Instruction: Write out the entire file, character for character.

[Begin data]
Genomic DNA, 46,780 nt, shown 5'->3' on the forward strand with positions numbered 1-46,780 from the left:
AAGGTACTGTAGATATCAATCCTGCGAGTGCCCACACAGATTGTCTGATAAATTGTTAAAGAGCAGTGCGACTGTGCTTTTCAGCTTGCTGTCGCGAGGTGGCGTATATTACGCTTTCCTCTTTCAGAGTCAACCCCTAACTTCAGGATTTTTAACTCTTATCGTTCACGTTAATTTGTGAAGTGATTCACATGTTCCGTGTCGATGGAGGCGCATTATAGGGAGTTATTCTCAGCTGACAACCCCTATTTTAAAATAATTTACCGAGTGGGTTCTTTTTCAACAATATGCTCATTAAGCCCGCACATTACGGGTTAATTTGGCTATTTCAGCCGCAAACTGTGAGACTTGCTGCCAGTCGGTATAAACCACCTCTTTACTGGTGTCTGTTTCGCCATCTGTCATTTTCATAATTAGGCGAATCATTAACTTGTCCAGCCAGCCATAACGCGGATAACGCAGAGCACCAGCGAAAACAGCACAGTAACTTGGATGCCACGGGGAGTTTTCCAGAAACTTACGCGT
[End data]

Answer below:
Genomic DNA, 46,780 nt, shown 5'->3' on the forward strand with positions numbered 1-46,780 from the left:
AAGGTACTGTAGATATCAATCCTGCGAGTGCCCACACAGATTGTCTGATAAATTGTTAAAGAGCAGTGCGACTGTGCTTTTCAGCTTGCTGTCGCGAGGTGGCGTATATTACGCTTTCCTCTTTCAGAGTCAACCCCTAACTTCAGGATTTTTAACTCTTATCGTTCACGTTAATTTGTGAAGTGATTCACATGTTCCGTGTCGATGGAGGCGCATTATAGGGAGTTATTCTCAGCTGACAACCCCTATTTTAAAATAATTTACCGAGTGGGTTCTTTTTCAACAATATGCTCATTAAGCCCGCACATTACGGGTTAATTTGGCTATTTCAGCCGCAAACTGTGAGACTTGCTGCCAGTCGGTATAAACCACCTCTTTACTGGTGTCTGTTTCGCCATCTGTCATTTTCATAATTAGGCGAATCATTAACTTGTCCAGCCAGCCATAACGCGGATAACGCAGAGCACCAGCGAAAACAGCACAGTAACTTGGATGCCACGGGGAGTTTTCCAGAAACTTACGCGT